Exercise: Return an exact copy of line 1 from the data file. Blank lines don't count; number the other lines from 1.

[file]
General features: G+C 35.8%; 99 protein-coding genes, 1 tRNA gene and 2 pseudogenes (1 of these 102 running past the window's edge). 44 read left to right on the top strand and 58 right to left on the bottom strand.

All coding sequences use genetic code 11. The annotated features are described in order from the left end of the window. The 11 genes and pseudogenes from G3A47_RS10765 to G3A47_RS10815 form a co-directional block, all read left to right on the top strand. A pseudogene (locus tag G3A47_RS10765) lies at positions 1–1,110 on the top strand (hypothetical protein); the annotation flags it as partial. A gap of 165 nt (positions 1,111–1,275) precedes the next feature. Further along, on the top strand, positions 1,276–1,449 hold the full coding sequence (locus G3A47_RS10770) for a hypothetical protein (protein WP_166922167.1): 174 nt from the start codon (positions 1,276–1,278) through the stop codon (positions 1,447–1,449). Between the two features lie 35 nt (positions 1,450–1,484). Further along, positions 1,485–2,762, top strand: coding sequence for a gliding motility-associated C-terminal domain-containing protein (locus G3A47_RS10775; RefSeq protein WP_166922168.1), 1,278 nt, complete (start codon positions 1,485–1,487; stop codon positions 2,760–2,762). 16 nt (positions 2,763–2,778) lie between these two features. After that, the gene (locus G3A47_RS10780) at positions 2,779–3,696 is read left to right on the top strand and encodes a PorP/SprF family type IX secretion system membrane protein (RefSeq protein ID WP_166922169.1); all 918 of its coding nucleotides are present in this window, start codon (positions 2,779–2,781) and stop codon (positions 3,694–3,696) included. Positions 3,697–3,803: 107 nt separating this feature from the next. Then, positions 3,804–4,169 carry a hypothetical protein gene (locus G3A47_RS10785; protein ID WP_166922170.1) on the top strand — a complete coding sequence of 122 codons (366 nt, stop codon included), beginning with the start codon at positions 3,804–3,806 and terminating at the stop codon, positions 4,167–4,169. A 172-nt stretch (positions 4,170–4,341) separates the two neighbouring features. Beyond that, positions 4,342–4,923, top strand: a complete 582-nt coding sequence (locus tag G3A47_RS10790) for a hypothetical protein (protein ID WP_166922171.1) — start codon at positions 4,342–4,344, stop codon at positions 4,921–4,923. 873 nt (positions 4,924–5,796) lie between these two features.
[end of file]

General features: G+C 35.8%; 99 protein-coding genes, 1 tRNA gene and 2 pseudogenes (1 of these 102 running past the window's edge). 44 read left to right on the top strand and 58 right to left on the bottom strand.